12 Must-Follow Rules of Deliberate Practice
By Steve Bogdanoff, PGA
Practice doesn’t always make perfect. First, you need to understand what to practice and how to practice to develop your skills. I have comprised a list of twelve rules you should follow if you want the greatest gains in the shortest time.
12 Rules of Practice:
Stare at who you want to become. This is called the engraving method: Watch the skill being performed, closely and with great intensity, over and over, until you build a high definition mental blueprint.
Each day, try to build one perfect chunk. “Don’t look for the big, quick improvement. Seek the small improvement one day at a time. That’s the only way it happens – and when it happens, it lasts.” – John Wooden
“Take it a little bit at a time.” – This advice works because it accurately reflects the way our brains learn. Every skill is built out of smaller pieces – what scientists call chunks. No matter what skill you set out to learn, the pattern is always the same: See the whole thing. Break it down to its simplest elements. Put it back together. Repeat.
Slow it down. It’s not how fast you can do it. It’s how slowly you can do it correctly. Ben Hogan used to practice so slowly that when he finally contacted the ball, it moved about an inch. The urge for speed makes sense, but creates sloppiness. Don’t trade precision and long-term performance for a temporary thrill.
Think in images. The images are far easier to grasp, recall, and perform. Create a vivid image for each chunk you want to learn. The images don’t have to be elaborate, just easy to see and feel. Ex: “Bring the club straight back” vs. “Send the club head into the catcher’s mitt.”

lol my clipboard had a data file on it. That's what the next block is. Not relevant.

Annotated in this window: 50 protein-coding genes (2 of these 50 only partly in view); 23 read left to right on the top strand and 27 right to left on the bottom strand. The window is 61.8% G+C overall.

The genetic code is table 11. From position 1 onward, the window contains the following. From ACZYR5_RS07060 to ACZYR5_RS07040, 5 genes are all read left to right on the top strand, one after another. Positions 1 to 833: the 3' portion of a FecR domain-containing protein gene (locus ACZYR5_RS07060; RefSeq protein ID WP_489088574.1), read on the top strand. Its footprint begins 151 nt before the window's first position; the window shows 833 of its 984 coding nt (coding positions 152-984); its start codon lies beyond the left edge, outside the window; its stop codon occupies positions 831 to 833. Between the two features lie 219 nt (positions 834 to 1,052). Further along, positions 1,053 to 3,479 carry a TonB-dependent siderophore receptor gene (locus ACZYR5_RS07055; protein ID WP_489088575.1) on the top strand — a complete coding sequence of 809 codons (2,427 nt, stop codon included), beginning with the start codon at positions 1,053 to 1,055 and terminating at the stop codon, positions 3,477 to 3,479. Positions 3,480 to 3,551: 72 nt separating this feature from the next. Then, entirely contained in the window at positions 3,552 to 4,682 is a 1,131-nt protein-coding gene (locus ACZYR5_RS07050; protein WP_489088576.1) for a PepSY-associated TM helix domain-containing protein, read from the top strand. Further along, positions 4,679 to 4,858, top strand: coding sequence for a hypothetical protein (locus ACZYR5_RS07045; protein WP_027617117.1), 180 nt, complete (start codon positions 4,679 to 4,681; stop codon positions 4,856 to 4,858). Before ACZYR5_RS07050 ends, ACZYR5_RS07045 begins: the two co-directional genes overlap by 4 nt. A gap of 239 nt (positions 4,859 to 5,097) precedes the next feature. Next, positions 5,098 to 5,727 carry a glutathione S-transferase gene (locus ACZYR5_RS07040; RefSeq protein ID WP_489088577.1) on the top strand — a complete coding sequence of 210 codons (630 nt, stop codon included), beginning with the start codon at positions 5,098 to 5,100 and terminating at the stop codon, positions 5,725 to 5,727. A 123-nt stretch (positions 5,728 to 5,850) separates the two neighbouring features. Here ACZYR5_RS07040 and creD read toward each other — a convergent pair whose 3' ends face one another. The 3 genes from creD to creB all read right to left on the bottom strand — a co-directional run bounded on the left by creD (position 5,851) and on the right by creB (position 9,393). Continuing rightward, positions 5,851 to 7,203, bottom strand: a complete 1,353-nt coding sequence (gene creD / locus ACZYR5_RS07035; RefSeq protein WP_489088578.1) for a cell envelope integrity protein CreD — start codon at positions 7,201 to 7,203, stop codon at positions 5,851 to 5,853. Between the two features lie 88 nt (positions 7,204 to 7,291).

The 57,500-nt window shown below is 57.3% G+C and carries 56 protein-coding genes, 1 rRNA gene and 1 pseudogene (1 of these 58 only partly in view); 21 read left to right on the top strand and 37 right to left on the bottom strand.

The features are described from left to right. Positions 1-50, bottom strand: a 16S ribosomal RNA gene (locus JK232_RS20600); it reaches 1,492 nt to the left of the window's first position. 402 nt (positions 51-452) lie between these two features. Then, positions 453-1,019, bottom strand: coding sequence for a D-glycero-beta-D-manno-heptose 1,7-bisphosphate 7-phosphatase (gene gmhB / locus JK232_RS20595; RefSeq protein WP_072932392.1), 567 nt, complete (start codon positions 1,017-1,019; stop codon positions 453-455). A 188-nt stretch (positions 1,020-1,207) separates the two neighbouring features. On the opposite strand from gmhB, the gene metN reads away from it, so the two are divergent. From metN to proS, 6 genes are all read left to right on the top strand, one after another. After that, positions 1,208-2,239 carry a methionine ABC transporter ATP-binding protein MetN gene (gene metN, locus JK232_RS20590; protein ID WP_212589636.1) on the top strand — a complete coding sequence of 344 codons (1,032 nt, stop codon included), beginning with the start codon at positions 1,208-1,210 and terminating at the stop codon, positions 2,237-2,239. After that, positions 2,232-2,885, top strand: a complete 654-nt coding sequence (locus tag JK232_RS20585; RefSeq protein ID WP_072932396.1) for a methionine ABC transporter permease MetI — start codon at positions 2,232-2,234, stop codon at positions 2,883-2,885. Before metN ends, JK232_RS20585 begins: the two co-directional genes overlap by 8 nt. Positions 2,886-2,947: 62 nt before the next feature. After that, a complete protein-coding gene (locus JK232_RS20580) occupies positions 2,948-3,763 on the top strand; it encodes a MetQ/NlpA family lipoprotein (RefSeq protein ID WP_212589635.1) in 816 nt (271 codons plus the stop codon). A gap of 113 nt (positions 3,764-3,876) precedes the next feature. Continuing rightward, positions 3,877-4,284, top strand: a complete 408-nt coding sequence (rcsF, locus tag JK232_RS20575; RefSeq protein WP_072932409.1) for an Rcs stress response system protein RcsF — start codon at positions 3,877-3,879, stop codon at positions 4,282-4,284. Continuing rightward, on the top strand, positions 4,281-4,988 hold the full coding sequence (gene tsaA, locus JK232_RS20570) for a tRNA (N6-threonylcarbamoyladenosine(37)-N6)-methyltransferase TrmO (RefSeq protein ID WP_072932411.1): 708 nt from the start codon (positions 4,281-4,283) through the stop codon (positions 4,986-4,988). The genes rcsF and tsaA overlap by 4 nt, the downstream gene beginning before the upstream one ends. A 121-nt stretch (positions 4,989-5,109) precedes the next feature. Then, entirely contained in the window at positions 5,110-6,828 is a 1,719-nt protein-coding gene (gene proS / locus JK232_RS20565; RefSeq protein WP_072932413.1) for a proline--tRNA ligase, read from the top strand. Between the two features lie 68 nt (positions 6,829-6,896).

To learn a new move, exaggerate it. Going too far helps us understand where the boundaries are. Feel the outer edges of the move, and then work on building the skill with precision.
Pay immediate attention to your mistakes. People who pay deeper attention to an error learn significantly more than those who ignore it. Mistakes are merely tools for building skill.
Embrace struggle. Most people instinctively avoid struggle because it’s uncomfortable. It feels like failure. However, when it comes to developing your talent, struggle isn’t an option – it’s a biological necessity. Your brain works just like your muscles: no pain, no gain.
Use the sandwich technique. Make the correct move. Make the incorrect move. Make the correct move again. Demonstrating both will ensure you know what to feel and what not to.
Instead of planning to hit golf balls for an hour, plan to make 25 quality swings with each club. Deliberate practice is not measured in minutes or hours, but in the number of high-quality reaches and repetitions you make. “Never mistake mere activity as accomplishment.” – John Wooden
Choose five minutes a day over an hour a week. With deliberate practice, small daily “snacks” are more effective than once a week practice bingers. The act of practicing – making time to do it, doing it well – can be thought of as a skill in itself, perhaps the most important skill of all.
Don’t do drills, play small addictive games. Good coaches share a knack for transforming the most mundane activities into games. If it can be counted, it can be turned into a game. Track your progress and see how many points you score over a week. The following week, try to score more.